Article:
Welcome smile drooling lip of snuff, always a bit round, Jake with Pearl, Dale and Sis were friends of everybody.

Nothing makes a rodeo producer grin wider than his livestock bettering cowboys.

Jake beamed to one champion bronc rider, “I don’t know how many you’ve ridden. But, I can tell you every one that bucked you off.”

A Cowboy’s Faith: Kindness is most important

A Cowboy's Faith: Click to read more from Frank J. Buchman.Life’s changes for betterment ahead are the optimistic blueprint many consider at year’s end.

Annual resolutions are being developed and revised so they won’t be short lived as always before.

Listed for majority are make more money, diet, increase exercise, lose weight and live healthier.

Frequent others include manage debt improving finances, enhance family relations, become higher educated, get a better job, and reduce stress.

Without exception, New Year’s resolutions will be broken, but if only one is partially fulfilled it’s better than before.

Regardless of personal philosophies about all of the vast annual hype of the season, let’s help somebody now.

What else is there in life other than health, happiness and eternity than doing for each other, sincerely?

This is actually very easy, quite simple, yet more uncommon all of the time.

Why not try to make life better for another? Talk to more and different people, even strangers on the street. With few exceptions people like to talk and for others to know about themselves.

Ask how their life truly is? Then listen, look them square in the eye, be interested, and be concerned if there’s that need.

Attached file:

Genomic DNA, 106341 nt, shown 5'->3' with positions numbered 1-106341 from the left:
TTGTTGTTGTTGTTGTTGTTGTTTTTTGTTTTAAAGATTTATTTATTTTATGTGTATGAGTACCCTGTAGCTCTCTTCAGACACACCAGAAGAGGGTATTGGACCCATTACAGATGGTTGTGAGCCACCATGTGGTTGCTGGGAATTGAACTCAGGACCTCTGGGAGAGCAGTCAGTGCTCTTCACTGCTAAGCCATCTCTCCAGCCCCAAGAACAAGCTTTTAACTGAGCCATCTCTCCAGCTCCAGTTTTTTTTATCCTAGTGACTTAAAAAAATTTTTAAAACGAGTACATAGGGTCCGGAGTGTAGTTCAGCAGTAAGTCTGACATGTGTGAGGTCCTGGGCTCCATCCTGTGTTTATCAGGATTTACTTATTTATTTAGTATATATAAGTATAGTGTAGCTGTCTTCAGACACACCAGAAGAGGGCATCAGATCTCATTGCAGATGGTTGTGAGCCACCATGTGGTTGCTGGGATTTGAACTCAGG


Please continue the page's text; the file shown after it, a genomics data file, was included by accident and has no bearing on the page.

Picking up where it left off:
Then, comment, offer thoughts, even suggestions, perhaps points for guidance if sought in the least form.

Make a telephone call to an acquaintance of long ago, or a neighbor living alone, perhaps in an assisted care facility.

Everybody just loves to get mail in the box, write a note, and send a card. It’ll make a day and a memory never ceasing. Go ahead send a text, an email, or other social media to make contact.

A Cowboy’s Faith: Youth tell real story

A Cowboy's Faith: Click to read more from Frank J. Buchman.“Children’s Christmas programs rightly bring out the true meaning of the season.”

With all of the commercialization towards shopping and buying gifts starting before Halloween, reason for Christmas is often completely forgotten.

Likewise, elaborate decorating seems to have gotten out of hand, for lack of a more appropriate description of all the vast lightings. It sure makes the electrical companies happy undoubtedly.

Through all of this Christmas “hype,” there is NO factual recognition of what Christmas is really all about.

In viewing literally hundreds of community and public Christmas decorating, there has been only one notable exception.

A display with a few strings of lights had a small nativity scene. That’s Christmas, celebrating the birth of Jesus Christ, savior of the world, life eternal for all believers.

Used to be, a number of churches would have at least some nativity scene.  That’s a simple manger with Christ child, Mary, Joseph, sheep, donkey, shepherds, and wise men.